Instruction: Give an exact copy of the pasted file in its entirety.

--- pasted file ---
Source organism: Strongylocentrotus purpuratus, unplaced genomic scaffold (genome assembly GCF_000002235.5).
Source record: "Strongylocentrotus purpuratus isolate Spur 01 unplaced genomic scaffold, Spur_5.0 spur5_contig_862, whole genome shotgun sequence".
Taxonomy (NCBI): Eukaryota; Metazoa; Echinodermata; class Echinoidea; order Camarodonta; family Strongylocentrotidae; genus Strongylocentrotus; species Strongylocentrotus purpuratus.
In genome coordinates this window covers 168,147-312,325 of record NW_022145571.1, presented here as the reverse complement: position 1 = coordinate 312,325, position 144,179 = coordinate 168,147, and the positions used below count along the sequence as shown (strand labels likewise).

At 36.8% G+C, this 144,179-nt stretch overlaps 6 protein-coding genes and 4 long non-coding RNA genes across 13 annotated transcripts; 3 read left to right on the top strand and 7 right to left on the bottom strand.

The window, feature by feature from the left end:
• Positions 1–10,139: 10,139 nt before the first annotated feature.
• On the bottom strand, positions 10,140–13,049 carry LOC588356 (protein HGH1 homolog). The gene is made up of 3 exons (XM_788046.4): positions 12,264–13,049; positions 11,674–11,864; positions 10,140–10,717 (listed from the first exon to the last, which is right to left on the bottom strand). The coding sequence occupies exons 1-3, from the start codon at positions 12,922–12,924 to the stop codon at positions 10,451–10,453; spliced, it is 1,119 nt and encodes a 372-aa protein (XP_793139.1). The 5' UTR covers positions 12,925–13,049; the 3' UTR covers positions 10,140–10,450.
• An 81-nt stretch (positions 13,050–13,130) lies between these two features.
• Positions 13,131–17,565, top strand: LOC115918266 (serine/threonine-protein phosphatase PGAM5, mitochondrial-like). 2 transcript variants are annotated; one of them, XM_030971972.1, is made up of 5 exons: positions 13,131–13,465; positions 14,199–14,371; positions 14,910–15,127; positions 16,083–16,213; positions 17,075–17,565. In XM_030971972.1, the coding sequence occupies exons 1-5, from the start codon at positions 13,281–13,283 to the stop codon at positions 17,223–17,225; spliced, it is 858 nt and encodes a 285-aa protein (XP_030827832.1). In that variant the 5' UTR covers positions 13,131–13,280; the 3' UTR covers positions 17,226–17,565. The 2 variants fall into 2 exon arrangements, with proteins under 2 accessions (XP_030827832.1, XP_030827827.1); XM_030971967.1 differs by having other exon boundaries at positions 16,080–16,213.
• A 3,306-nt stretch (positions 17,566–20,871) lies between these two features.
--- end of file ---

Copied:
Source organism: Strongylocentrotus purpuratus, unplaced genomic scaffold (genome assembly GCF_000002235.5).
Source record: "Strongylocentrotus purpuratus isolate Spur 01 unplaced genomic scaffold, Spur_5.0 spur5_contig_862, whole genome shotgun sequence".
Taxonomy (NCBI): Eukaryota; Metazoa; Echinodermata; class Echinoidea; order Camarodonta; family Strongylocentrotidae; genus Strongylocentrotus; species Strongylocentrotus purpuratus.
In genome coordinates this window covers 168,147-312,325 of record NW_022145571.1, presented here as the reverse complement: position 1 = coordinate 312,325, position 144,179 = coordinate 168,147, and the positions used below count along the sequence as shown (strand labels likewise).

At 36.8% G+C, this 144,179-nt stretch overlaps 6 protein-coding genes and 4 long non-coding RNA genes across 13 annotated transcripts; 3 read left to right on the top strand and 7 right to left on the bottom strand.

The window, feature by feature from the left end:
• Positions 1–10,139: 10,139 nt before the first annotated feature.
• On the bottom strand, positions 10,140–13,049 carry LOC588356 (protein HGH1 homolog). The gene is made up of 3 exons (XM_788046.4): positions 12,264–13,049; positions 11,674–11,864; positions 10,140–10,717 (listed from the first exon to the last, which is right to left on the bottom strand). The coding sequence occupies exons 1-3, from the start codon at positions 12,922–12,924 to the stop codon at positions 10,451–10,453; spliced, it is 1,119 nt and encodes a 372-aa protein (XP_793139.1). The 5' UTR covers positions 12,925–13,049; the 3' UTR covers positions 10,140–10,450.
• An 81-nt stretch (positions 13,050–13,130) lies between these two features.
• Positions 13,131–17,565, top strand: LOC115918266 (serine/threonine-protein phosphatase PGAM5, mitochondrial-like). 2 transcript variants are annotated; one of them, XM_030971972.1, is made up of 5 exons: positions 13,131–13,465; positions 14,199–14,371; positions 14,910–15,127; positions 16,083–16,213; positions 17,075–17,565. In XM_030971972.1, the coding sequence occupies exons 1-5, from the start codon at positions 13,281–13,283 to the stop codon at positions 17,223–17,225; spliced, it is 858 nt and encodes a 285-aa protein (XP_030827832.1). In that variant the 5' UTR covers positions 13,131–13,280; the 3' UTR covers positions 17,226–17,565. The 2 variants fall into 2 exon arrangements, with proteins under 2 accessions (XP_030827832.1, XP_030827827.1); XM_030971967.1 differs by having other exon boundaries at positions 16,080–16,213.
• A 3,306-nt stretch (positions 17,566–20,871) lies between these two features.